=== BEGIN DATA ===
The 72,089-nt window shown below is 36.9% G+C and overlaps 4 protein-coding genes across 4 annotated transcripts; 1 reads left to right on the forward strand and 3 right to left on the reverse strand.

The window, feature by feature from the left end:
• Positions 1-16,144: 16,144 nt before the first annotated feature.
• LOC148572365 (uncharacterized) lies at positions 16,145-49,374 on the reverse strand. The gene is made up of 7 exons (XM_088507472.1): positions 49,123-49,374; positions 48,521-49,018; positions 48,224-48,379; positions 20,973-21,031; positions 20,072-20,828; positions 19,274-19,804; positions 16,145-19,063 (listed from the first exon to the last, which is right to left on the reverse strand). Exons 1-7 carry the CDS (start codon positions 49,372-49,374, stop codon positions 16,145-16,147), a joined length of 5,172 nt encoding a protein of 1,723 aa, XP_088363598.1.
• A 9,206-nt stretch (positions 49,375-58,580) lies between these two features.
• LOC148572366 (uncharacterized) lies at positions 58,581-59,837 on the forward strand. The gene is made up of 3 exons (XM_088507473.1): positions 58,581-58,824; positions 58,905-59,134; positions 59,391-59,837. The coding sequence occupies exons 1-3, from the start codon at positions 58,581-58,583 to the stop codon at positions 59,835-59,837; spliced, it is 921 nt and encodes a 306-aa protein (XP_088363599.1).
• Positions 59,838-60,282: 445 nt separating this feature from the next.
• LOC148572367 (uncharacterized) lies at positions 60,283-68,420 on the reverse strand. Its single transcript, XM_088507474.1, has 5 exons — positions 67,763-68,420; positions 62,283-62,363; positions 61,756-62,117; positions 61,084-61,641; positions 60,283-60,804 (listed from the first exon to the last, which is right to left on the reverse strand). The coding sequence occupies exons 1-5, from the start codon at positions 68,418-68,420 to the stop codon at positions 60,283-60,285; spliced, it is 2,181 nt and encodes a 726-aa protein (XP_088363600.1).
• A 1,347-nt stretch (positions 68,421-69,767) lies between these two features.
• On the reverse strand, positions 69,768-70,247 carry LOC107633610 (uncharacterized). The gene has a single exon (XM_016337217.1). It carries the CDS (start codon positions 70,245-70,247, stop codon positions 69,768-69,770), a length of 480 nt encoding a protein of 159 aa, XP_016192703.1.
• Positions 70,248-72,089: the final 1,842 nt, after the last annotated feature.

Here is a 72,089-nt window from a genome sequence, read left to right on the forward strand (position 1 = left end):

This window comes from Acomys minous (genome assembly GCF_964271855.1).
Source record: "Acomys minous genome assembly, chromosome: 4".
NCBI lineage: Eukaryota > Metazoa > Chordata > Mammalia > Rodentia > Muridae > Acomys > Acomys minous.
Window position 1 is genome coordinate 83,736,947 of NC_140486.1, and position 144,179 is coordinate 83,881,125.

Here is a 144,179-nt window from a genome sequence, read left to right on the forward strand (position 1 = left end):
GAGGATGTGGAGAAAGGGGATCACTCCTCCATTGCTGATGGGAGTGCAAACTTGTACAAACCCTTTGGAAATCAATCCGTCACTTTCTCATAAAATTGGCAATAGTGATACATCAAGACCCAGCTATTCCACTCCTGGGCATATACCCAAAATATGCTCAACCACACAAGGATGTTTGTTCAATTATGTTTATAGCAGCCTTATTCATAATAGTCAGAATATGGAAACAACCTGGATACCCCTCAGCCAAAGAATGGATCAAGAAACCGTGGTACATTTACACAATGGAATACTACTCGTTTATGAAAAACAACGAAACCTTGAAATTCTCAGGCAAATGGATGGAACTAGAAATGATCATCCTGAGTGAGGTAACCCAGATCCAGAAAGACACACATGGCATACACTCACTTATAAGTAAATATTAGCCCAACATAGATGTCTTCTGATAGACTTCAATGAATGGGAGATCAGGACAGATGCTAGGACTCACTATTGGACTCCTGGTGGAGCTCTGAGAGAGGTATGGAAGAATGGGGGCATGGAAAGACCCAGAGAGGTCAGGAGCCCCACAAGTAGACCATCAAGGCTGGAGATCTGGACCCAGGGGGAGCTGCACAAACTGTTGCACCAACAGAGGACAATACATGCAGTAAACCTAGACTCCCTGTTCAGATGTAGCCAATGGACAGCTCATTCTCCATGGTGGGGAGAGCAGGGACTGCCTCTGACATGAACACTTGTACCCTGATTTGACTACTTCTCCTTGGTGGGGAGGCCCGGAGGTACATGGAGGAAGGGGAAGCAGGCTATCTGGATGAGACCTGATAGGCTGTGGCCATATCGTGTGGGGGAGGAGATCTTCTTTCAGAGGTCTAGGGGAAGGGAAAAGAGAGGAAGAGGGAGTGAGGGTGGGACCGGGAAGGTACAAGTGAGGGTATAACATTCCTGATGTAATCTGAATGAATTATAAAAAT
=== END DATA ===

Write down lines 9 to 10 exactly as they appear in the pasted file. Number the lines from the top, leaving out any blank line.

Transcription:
• A 1,347-nt stretch (positions 68,421-69,767) lies between these two features.
• On the reverse strand, positions 69,768-70,247 carry LOC107633610 (uncharacterized). The gene has a single exon (XM_016337217.1). It carries the CDS (start codon positions 70,245-70,247, stop codon positions 69,768-69,770), a length of 480 nt encoding a protein of 159 aa, XP_016192703.1.